In the early months of the COVID-19 pandemic, shutdowns across the country resulted in rapid job loss. In response to soaring unemployment, Congress passed the Coronavirus Aid, Relief, and Economic Security (CARES) Act in late March 2020. The CARES Act significantly expanded unemployment insurance by $600 a week, broadened eligibility, and extended benefits for an additional 13 weeks.
How did these moves affect the official poverty rate?
Unemployment insurance (UI) benefits lowered the overall poverty rate by 1.4 percentage points to 11.4% in 2020 and decreased poverty across all racial groups and all age groups, according to U.S. Census Bureau data released today (differences due to rounding).
Without unemployment insurance, 4.7 million more people would have been in poverty and the overall poverty rate would have been 12.9% in 2020.
Without unemployment insurance, 4.7 million more people would have been in poverty and the overall poverty rate would have been 12.9% in 2020. Less than full-time, year-round workers were among the most impacted by expanded unemployment insurance benefits.
UI lowered the poverty rate for less than full-time, year-round workers by 4.1 percentage points (2.2 million) in 2020.
The effects of UI on poverty rates were particularly stark for some demographic groups.
Unemployment insurance had a large impact on poverty among the Black population, lowering the number of Black people living in poverty by 2.5% (1.1 million).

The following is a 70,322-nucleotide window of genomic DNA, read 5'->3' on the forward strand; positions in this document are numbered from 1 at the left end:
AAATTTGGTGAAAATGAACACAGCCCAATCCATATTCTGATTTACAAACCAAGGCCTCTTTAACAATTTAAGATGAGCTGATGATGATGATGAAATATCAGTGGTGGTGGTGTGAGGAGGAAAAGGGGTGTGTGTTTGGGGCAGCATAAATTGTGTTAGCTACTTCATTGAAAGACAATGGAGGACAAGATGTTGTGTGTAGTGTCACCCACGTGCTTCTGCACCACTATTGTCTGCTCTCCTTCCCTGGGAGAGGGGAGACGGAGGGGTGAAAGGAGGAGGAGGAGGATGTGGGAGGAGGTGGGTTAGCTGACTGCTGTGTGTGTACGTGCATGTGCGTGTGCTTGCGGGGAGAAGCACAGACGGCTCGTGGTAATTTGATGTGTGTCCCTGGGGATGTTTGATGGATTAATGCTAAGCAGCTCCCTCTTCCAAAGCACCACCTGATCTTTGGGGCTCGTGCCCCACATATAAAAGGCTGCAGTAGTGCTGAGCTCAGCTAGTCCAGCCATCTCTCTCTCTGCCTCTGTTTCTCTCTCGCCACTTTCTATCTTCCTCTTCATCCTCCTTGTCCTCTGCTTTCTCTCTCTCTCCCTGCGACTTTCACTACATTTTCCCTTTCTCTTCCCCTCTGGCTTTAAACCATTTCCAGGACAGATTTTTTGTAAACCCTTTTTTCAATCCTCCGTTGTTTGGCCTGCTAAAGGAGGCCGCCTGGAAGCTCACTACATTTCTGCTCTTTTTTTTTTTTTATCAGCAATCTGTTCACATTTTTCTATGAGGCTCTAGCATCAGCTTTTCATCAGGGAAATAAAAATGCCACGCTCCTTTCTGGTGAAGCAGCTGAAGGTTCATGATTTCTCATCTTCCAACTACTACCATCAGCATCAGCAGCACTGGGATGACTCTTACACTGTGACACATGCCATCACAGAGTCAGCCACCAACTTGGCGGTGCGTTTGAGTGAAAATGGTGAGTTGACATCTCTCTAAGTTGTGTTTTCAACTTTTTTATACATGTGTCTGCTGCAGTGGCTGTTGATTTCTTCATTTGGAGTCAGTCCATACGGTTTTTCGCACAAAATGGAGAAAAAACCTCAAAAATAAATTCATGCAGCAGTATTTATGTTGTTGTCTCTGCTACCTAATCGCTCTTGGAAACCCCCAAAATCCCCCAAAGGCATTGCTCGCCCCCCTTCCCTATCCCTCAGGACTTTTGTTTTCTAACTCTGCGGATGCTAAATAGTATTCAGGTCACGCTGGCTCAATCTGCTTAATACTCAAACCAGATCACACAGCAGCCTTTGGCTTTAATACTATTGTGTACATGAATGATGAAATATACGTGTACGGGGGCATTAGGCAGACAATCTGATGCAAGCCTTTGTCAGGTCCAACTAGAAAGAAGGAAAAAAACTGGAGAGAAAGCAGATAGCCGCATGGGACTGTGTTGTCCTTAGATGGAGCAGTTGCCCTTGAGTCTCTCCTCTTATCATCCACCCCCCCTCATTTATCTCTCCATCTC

Impact of UI on other groups:
The decline in poverty rates between Asian and Hispanic individuals and Asian and Black individuals were not statistically different.
Unemployment insurance lowered the number of individuals in the United States living in poverty for all age groups in 2020.
UI had the greatest impact on children (under age 18) and the least impact on people 65 and older.
The number of children living in poverty fell by 2.0% (1.4 million) after including the value of UI while the number of people ages 18 to 64 living in poverty fell by 1.6% (3.1 million).
Among people ages 65 and older, UI pulled only 0.3% (160,000) out of poverty.
Unemployment insurance lowered the number of people living in poverty across all educational attainment groups.
UI had the smallest effect on the poverty rate of those with a bachelor’s degree, keeping only 0.7% (636,000) of these individuals out of poverty.
The effects were higher for all other attainment groups:
The percentage point decline in poverty rates between those without a high school diploma was not significantly different from the decline in poverty rates for those with a high school diploma who did not attend college or attended some college.
Neither the decline in poverty rate nor the change in the number of people in poverty were significantly different between those with a high school diploma who did not attend college and those with some college.
Frances Chen and Em Shrider are survey statisticians in the Census Bureau’s Poverty Statistics Branch.
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